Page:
Free-roaming horses are the latest line of defence against bush fires in the Iberian Highlands. The animals could bring many other benefits besides
As the summer heatwave continues to bake Europe, devastating wildfires are raging in Greece, Spain, Switzerland and elsewhere. With high temperatures set to continue, more blazes are likely.
Free-roaming horses might seem like unlikely helpers in the face of such a challenging foe, yet ecologists believe that our equine friends could play a role in mitigating wildfire risk in the future.
In May, the conservation organisation Rewilding Spain introduced a herd of 10 Przewalski’s horses to the Iberian Highlands. Ancient cave paintings in the area suggest that horses similar to Przewalski’s – an endangered sub-species of the wild horse (Equus ferus) – roamed the region some 4,000 years ago. Now they’re back.
Przewalski’s horses are the world’s last wild horses. Having gone extinct in the wild in their native Europe and Asia, they were successfully reintroduced to the steppes of Mongolia, and other sites, from European zoos. Returning them to the Iberian Highlands could be a major boon for the species.
Confined to a 17-hectare enclosure since their arrival, Spain’s reintroduced horses will soon be free to roam around more than 5,700 hectares of public forest. With a diet comprising vast quantities of grass and leaves from shrubby trees, the horses will reduce the volume of combustible vegetation in the landscape, which conservationists say will slow wildfires.
For centuries, the Iberian Highlands were grazed both by sheep and various species of horse, including the Serrano horse, which was used for threshing and other agricultural jobs, but allowed to roam freely when not working. The decline of traditional agriculture led to rural depopulation and land abandonment. The loss of grazing saw the landscape become overgrown with the kind of vegetation that contributes to more intense and faster-spreading wildfires.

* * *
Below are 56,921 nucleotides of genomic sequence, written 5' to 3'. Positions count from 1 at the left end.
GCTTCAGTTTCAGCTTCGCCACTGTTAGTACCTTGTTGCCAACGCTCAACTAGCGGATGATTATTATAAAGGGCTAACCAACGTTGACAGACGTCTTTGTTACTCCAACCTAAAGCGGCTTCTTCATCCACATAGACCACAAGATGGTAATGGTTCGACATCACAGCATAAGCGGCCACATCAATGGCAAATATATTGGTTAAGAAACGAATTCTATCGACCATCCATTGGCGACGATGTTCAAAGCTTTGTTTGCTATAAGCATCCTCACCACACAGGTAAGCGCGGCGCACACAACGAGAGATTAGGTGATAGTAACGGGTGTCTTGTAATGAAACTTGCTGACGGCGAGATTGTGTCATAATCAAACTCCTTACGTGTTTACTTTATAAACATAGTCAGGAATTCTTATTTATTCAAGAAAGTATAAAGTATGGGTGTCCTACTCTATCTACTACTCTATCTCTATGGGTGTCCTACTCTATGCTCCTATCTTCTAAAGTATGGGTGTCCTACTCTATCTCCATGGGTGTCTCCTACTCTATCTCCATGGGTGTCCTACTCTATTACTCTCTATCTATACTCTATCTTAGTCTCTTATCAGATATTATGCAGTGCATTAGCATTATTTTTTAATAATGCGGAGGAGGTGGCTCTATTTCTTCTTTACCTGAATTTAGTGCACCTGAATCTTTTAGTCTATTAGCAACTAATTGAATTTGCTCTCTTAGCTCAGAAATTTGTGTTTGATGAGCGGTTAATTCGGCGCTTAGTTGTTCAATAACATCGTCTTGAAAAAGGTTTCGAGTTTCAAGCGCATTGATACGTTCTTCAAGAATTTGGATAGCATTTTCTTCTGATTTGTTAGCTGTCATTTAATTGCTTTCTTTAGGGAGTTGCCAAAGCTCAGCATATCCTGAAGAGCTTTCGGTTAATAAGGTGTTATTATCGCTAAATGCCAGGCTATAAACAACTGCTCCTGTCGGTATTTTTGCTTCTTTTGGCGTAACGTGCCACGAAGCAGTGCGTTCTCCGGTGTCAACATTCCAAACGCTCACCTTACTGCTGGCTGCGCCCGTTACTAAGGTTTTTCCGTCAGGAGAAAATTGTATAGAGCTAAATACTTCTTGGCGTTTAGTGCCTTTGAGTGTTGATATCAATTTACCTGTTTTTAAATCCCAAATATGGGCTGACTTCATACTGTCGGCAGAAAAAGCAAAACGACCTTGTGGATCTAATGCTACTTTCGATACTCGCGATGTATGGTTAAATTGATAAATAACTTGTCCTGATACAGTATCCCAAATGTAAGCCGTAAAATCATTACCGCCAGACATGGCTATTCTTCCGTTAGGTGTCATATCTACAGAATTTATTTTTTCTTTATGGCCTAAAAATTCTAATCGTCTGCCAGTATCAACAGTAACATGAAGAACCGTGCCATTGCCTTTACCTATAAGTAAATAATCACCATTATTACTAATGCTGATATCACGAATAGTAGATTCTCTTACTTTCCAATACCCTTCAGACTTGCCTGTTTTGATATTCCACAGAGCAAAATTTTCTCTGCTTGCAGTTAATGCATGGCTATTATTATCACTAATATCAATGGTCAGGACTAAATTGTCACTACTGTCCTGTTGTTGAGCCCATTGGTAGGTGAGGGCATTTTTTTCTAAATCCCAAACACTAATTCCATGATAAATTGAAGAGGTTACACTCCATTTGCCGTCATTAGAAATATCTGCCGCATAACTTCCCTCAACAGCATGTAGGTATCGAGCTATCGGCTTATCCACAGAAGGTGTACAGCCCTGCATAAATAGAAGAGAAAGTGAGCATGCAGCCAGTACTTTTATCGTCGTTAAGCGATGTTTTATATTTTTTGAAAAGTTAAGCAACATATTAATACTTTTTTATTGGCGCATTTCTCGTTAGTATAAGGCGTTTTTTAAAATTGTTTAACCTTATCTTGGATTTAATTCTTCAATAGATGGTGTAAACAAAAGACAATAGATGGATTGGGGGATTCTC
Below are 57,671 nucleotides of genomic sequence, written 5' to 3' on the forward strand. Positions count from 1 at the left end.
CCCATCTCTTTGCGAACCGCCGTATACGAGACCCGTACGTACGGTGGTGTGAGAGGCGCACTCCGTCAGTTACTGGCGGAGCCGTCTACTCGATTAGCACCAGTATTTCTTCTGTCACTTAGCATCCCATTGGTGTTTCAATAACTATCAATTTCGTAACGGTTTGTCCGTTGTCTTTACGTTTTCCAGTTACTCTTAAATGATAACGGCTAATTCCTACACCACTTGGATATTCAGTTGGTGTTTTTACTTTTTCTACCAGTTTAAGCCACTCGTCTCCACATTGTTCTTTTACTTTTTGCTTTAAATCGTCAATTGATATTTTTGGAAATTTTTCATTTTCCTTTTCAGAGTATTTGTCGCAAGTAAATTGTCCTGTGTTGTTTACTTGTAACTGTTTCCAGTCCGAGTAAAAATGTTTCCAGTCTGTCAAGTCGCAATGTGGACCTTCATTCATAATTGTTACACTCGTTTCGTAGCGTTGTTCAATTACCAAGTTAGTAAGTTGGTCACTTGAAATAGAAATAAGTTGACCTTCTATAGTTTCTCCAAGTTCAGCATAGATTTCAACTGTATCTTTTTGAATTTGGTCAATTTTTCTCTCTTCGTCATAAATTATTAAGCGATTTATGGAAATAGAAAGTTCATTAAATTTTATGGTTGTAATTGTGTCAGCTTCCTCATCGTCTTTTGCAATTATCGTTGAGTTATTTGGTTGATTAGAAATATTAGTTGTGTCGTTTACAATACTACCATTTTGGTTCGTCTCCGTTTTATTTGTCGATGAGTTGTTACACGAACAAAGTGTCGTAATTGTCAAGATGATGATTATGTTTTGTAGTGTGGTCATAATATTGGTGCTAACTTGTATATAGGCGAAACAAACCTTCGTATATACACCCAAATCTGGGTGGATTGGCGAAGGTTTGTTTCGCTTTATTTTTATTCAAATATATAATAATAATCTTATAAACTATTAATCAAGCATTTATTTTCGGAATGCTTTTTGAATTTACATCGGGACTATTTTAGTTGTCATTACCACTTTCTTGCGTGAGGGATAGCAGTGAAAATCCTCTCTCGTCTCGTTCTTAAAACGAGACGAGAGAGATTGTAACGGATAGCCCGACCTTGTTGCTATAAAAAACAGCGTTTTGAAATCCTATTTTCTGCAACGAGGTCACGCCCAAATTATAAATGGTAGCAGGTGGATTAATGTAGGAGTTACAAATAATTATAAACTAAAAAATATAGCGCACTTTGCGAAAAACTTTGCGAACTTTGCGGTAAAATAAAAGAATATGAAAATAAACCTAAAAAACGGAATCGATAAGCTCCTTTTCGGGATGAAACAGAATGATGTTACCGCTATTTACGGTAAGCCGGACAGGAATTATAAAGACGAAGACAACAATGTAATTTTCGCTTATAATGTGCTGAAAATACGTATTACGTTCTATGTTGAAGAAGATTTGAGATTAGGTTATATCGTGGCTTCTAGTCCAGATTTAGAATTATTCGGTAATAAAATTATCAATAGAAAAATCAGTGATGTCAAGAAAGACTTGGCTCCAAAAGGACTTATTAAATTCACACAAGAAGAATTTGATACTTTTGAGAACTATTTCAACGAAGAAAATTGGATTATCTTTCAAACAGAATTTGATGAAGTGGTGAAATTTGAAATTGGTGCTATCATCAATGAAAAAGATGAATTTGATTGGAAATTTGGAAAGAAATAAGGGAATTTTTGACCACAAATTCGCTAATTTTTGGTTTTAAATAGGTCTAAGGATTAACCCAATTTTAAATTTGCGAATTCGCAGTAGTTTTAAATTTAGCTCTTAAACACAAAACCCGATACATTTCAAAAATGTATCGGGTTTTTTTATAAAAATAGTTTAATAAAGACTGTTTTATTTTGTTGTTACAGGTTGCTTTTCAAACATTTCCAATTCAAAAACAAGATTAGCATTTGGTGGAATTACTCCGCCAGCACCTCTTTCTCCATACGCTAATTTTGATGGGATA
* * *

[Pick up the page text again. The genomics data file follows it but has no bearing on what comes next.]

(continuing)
While just 10 horses won’t make much of an impact on their own, Rewilding Spain plans to increase numbers in the future. “We are looking forward to seeing how the animals interact with the larger landscape,” says Rewilding Spain team leader Pablo Schapira. “Ten individuals is a good number to start a new population, especially since this is a social group.”
The horses will also enhance biodiversity. As the animals graze and browse they will create half-open, half-wooded landscapes that favour scavenging species such as vultures, and carnivores such as Iberian lynx. Their dung will also enrich the soil.
This is just the latest in a series of interventions taking place around the world to harness the positive impacts of grazing mammals on wildfire-prone landscapes. In Howth, an outer suburb of Dublin, Ireland, an endangered breed of native goats has been reintroduced in response to regular wildfires that threaten habitat and property.
Similarly, in Santa Juana, southern Chile, a project called Buena Cabra has used goats to create firebreaks in the native forest of Bosques de Chacay since 2017. It appears to be working. In February, a forest fire that burned almost 440,000 hectares in south-central Chile didn’t reach Bosques de Chacay because, conservationists said, the brush had been kept in check by the goats.
“[Grazing herbivores] remove a lot of biomass and reduce the continuity of the vegetation layer, and that’s really significant in fire risk,” explains Christopher Johnson, professor of wildlife conservation at the University of Tasmania, Australia, and the lead author of a 2018 paper on rewilding for wildfire mitigation. “It’s a good way of localising fire and reducing its impact.”
Main image: Serhii Moiseiev
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